Flavio Favelli was born in Florence in 1967, and in 1993 graduated from the University of Bologna with a degree in Oriental Studies, only afterwards beginning his career as an artist. His works have been exhibited in prestigious international institutions, including: Art Basel Hong Kong – the Encounters section cu­­rated by Yuko Hasegawa (2013, S); MAXXI, Rome (2012, S; 2010, G); Museo del Novecento, Milan (S, 2012), MACRO, Rome (G, 2012; 2011, S); RISO – Museo d’Arte Contemporanea, Palermo (G, 2011), American Academy in Rome (2011, G; 2010, S); Tate Modern, London (G, 2010), MCA, Chicago (G, 2009), Fondazione Sandretto Re Rebaudengo, Turin (G, 2008; 2007, S; 2002, G); Palazzo Grassi, Venice (G, 2008), Elgiz Museum of Contemporary Art, Istanbul (G, 2008), Benaki Museum, Athens (G, 2008), Fondazione Sandretto Re Rebaudengo, Turin (S, 2007), La Maison Rouge (S, 2007), MAMBO, Bologna (S, 2007), Musée d’Art Contemporain de Nîmes, (G, 2007); Creative Art Center, Beijing (G, 2006); Musèe d’Art Moderne de Saint- Etienne, Saint- Etienne (G, 2005), Istituto Italiano di Cultura, Los Angeles (S, 2004), Museion – Museo d’Arte Moderna e Contemporanea, Bolzano (G, 2003).
In 2012 the artist represented Italy at the 11th Biennale de La Habana and he has twice taken part – in 2003 and in 2013 – in the Venice Biennale. Flavio Favelli was chosen to an artist in residence at the Italian Cultural Institute of Istanbul and a solo show of his was held in the historic complex of the Galata Rum Okulu school in May 2014. He currently lives and works in (Bologna).
Flavio Favelli creates works using old objects of décor or everyday use, such as lighting fixtures, picture frames, Fanta or Coca Cola bottles, trinkets that evoke the bourgeois aesthetic of the family environments he grew up in, or the Eastern cultures he studied at university. His works are collages, sculptures or installations in which these recycled materials are brought together, giving life to layers of meaning that isolate the object from its mere material reality, elevating it to an artistic dimension. This transition does not occur through the distortion of the object itself but rather through an amplification of its functional features, of its value as an object of use, as an object of décor, as an icon of the everyday life of the past, unwittingly existing in the present. The marked autobiographical component in these works (which also lies behind the artist’s rare performances), functions as a common filter for interpreting the various lines of inquiry that Flavio Favelli develops in all of his works, and, through a reflection on memory and the development of a “poetics of the object” centered around the exotic-everyday dichotomy, he threads together his own personal story with broader social history and political ideas.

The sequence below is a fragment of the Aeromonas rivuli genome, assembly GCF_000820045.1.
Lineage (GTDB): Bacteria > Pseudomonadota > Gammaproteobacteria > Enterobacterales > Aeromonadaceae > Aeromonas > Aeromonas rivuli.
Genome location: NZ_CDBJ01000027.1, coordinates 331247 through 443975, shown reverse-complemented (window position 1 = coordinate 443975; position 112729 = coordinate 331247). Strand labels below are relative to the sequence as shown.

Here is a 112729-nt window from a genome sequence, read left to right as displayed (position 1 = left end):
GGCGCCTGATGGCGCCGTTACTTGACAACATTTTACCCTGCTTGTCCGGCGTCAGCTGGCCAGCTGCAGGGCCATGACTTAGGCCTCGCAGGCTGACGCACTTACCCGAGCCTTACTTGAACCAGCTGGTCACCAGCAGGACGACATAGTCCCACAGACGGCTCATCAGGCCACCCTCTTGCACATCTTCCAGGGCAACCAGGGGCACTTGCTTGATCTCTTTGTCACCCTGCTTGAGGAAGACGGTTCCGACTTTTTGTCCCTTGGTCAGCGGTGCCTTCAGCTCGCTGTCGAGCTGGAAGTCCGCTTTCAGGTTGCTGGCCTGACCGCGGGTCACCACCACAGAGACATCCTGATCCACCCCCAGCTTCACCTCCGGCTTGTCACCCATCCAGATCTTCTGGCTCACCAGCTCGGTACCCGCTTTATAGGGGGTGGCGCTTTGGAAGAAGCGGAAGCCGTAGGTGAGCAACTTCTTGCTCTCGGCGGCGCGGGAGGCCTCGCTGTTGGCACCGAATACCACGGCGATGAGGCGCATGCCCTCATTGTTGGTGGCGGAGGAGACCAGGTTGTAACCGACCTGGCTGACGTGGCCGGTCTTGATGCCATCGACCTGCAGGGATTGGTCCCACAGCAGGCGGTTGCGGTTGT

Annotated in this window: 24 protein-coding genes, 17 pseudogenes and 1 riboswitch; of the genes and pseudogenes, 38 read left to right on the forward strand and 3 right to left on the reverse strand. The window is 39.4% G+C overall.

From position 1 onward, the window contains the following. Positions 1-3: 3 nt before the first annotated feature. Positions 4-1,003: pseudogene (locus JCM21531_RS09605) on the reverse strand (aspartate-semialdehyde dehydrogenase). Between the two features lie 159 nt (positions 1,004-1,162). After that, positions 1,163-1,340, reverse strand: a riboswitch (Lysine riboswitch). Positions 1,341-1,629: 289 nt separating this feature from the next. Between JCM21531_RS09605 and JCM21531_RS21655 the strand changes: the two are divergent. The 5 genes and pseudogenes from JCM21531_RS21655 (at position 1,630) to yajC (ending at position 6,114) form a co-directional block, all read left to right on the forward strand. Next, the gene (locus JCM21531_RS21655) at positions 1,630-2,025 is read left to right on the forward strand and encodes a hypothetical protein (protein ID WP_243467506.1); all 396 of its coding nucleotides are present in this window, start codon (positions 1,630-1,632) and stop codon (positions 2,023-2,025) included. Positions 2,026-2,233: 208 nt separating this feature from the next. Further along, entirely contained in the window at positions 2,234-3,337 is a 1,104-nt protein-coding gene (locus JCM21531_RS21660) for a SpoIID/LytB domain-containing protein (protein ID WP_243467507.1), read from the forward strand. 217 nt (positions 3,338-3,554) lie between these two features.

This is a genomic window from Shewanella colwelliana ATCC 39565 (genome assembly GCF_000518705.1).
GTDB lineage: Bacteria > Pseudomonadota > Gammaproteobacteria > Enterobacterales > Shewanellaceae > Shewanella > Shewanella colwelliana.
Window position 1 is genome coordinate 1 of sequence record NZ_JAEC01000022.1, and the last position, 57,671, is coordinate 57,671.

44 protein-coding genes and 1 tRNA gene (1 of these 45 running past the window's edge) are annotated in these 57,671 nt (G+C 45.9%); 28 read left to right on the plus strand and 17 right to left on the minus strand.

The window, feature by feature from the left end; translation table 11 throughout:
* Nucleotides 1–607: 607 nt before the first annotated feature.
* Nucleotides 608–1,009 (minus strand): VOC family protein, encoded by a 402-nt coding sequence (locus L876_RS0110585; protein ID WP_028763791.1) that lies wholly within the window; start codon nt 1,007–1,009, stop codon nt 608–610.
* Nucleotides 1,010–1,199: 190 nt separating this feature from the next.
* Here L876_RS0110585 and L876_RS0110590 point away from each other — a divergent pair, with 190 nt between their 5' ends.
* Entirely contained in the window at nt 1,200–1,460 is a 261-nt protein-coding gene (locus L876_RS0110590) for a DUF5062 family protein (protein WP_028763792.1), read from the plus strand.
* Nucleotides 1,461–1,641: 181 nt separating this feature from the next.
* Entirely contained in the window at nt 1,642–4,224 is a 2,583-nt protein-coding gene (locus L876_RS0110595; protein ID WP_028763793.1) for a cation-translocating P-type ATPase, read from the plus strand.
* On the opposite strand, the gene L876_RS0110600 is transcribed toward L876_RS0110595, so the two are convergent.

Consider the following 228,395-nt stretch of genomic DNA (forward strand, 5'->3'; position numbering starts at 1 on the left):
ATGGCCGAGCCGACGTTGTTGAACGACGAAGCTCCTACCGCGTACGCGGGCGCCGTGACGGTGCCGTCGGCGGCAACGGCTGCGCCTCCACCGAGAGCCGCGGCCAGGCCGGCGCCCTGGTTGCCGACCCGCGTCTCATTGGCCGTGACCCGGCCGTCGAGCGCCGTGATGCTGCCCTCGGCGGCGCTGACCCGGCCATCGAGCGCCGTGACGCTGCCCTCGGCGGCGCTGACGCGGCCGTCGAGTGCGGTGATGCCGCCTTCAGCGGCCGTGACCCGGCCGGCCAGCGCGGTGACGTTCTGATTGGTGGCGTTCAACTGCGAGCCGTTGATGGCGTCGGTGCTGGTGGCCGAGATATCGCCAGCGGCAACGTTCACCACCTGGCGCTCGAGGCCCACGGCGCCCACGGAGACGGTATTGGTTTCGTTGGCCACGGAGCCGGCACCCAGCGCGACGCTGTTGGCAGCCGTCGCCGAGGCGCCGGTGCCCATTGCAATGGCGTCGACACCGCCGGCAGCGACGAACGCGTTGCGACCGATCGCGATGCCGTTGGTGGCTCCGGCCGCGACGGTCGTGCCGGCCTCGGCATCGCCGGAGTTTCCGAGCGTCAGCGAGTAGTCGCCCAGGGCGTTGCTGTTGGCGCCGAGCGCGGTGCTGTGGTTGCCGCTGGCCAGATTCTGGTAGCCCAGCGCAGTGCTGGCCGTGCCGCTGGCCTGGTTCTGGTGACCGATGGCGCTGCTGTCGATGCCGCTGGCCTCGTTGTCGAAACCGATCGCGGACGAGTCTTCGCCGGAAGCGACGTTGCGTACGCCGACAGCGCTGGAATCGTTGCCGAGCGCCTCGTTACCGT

Flavio Favelli’s works a marked sense of Italianness. In his art he develops and reworks the contradictions that came about with the rise of conceptual art (and pop-art) internationally, placing these theoretical frameworks inside the forms and achievements of the Italian conceptual tradition. The result are works with a hybrid soul, which make it difficult to know where to place him on the Italian art scene, and at the same time emphasizing the strong personal element that underlies the language used in each individual work.